Sure, there’s the Indy 500. Then there’s NASCAR Racing. Even Formula Racing. But none of them compares with the racing event held around June 1st in Tuscany. That’s the day for the annual
world-class er . . . locally celebrated Cappello Cup. In early summer, we were indeed fortunate to be introduced to this unique event, and will definitely make it a regular part of our summers here. They don’t race for fame or fortune, but rather, just for the sheer fun of it. You gotta love it!
Our friend Federico stopped by to help us out with a tough project. As he was about to leave, he casually mentioned the upcoming Cappello Cup, scheduled for the very next day, on Sunday. He thought we might enjoy it. He described something that sounded a bit like the Soapbox Derby, but with one major difference. In the US, Soapbox Derby entrants are no more than 17 years old. The Cappello Cup is just the opposite. Entrants start at 18 years of age to compete using their own home-made cars. Beyond that bottom age group, anyone who wants to enter can do so—even if they are 80, 90 or 100+. It’s fair game for any “kid at heart.” We liked the idea, so made plans to go.
The next morning, filled with enthusiasm, we got an early start with camera in hand. Cappello is a beautiful hour-long southeast drive for us. As we approached the rather small town perched high on the side of the mountain, we saw officials standing at the turn-off. The roads were wisely blocked for race day. So we drove a little beyond the street and parked along with several other race fans. A modest crowd was already beginning to gather. With excitement, we joined the others and began the uphill walk on the winding road (which actually was the race track).
The event was exactly as Federico described it: only gravity-powered cars lined the street—designed to the whimsical specifications of each owner. There didn’t seem to be any particular guidelines, except that they all had four wheels. Correction: come to think of it, there were some three wheelers mixed in. It was a highly creative mishmash of ideas ranging from big wheels to tiny wheels; bulky box-shaped cars to open metal frames; either one or two passengers; playful bright colors alongside the more serious black and white; and whimsical paper entry numbers taped on the front . . . or somewhere on the car. Curiously, most of the cars were driven by older adults—big kids determined to play away the day.
We were thrilled when the first cars came roaring down the hill from the starting line located at Cappello centro. It was a hoot to see the various racing creations zip by, running with pedal to the metal on a full tank of gravity. The track was probably a mile or so long, and had its fair share of steep inclines and somewhat dangerous turns. It was no course for amateurs or the fainthearted—quite impressive and loads of fun!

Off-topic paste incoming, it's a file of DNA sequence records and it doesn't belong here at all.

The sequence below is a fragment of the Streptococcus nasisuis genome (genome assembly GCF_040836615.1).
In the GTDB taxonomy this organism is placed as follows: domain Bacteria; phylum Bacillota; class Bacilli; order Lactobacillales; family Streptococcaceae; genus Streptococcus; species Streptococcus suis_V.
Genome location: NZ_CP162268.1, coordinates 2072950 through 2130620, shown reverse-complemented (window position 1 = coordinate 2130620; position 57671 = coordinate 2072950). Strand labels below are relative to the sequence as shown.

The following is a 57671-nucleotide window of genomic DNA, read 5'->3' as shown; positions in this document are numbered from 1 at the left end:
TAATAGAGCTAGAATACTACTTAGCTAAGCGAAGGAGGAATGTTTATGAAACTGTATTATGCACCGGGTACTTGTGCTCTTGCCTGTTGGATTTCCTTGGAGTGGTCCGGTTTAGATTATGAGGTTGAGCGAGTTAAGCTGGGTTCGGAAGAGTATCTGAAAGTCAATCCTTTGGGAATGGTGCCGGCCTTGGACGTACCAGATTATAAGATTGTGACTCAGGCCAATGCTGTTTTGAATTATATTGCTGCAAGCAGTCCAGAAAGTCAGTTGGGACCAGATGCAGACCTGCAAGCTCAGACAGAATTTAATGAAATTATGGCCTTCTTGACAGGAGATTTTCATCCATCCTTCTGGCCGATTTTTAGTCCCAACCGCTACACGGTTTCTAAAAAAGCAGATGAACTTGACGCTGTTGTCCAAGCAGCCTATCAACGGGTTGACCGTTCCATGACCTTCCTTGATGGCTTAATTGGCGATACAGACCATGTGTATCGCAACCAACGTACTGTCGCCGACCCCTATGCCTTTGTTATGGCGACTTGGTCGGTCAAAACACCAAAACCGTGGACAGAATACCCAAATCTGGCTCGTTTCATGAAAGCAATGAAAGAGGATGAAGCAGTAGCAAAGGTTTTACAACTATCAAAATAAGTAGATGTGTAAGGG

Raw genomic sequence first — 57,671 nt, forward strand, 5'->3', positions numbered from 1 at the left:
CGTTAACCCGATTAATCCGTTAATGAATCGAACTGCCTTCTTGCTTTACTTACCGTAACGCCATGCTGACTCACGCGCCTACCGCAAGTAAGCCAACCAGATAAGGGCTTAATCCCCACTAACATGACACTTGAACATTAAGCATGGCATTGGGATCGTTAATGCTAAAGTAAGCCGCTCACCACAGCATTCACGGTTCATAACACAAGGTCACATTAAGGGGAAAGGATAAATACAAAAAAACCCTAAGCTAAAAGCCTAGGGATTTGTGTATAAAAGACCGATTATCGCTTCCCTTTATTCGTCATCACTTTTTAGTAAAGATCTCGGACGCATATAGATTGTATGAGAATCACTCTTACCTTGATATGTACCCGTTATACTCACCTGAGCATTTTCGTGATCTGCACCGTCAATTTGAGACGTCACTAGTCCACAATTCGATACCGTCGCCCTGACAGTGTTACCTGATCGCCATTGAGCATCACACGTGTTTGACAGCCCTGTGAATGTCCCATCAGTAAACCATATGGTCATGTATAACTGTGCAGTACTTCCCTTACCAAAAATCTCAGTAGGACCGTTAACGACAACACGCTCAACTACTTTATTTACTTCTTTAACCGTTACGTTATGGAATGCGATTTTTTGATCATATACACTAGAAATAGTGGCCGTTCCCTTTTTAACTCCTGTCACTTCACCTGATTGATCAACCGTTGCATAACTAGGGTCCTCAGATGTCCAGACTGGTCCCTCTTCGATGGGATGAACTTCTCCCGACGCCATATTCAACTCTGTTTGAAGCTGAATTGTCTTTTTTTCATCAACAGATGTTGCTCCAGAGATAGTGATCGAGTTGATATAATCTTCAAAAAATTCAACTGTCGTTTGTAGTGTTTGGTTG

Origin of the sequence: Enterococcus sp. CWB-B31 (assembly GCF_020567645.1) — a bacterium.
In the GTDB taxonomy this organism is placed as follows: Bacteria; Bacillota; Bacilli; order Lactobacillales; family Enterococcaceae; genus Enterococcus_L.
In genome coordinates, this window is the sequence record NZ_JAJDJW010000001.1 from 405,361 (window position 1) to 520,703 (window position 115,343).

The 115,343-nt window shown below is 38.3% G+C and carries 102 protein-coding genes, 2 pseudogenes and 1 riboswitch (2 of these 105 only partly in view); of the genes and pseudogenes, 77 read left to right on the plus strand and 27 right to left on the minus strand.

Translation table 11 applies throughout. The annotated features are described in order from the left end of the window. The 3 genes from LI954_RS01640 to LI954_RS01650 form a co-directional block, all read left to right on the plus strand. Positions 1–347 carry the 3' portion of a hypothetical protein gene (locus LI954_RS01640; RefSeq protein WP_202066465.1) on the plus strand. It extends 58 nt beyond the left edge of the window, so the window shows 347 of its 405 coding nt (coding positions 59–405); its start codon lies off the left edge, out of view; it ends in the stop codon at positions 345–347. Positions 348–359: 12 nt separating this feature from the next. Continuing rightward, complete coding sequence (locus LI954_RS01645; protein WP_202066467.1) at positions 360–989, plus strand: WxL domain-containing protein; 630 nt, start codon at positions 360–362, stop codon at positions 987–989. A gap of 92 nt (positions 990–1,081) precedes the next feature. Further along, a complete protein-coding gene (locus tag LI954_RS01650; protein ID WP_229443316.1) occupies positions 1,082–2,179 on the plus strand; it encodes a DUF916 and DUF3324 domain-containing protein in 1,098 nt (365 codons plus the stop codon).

The Cappello Cup is an annual event and a must see for sports enthusiasts, or just folks with a bit of residual childish whimsy coursing through their veins. One day, the competition will surely rival other global sporting events. Roads will be blocked for miles around, and people will have to be bussed in, with assigned seats on the bleachers lining the track. There will be no more lounging on the grass, two feet from turn #9, or picnics with the family on a blanket by the finish line. So, we suggest that, with some urgency, you plan an early summer trip to Tuscany. In Cappello, you’ll enjoy the magic of small town fun, and witness this marvel of mankind’s playful creativity. Surely, within two or three years this secret will go viral. So while the crowds are still modest, join in the small town fun. Maybe we’ll see you there!
Following is a short video to whet your appetite!
Thank you for sharing this experience with me what fun I could feel th excitement the music was beautiful and the scenery breathtaking have not heard from you in a while I guess you know about our class reunion 45 years wow how could that be I am attending having lunch with Jim Young and his family it is Sept 6 I am nervously looking forward to it afraid I will not recognize anyone enjoy the remaining part of your visit to your lovely second home please keep in touch love your sharing all of your wonderful experiences Cheryl Russell
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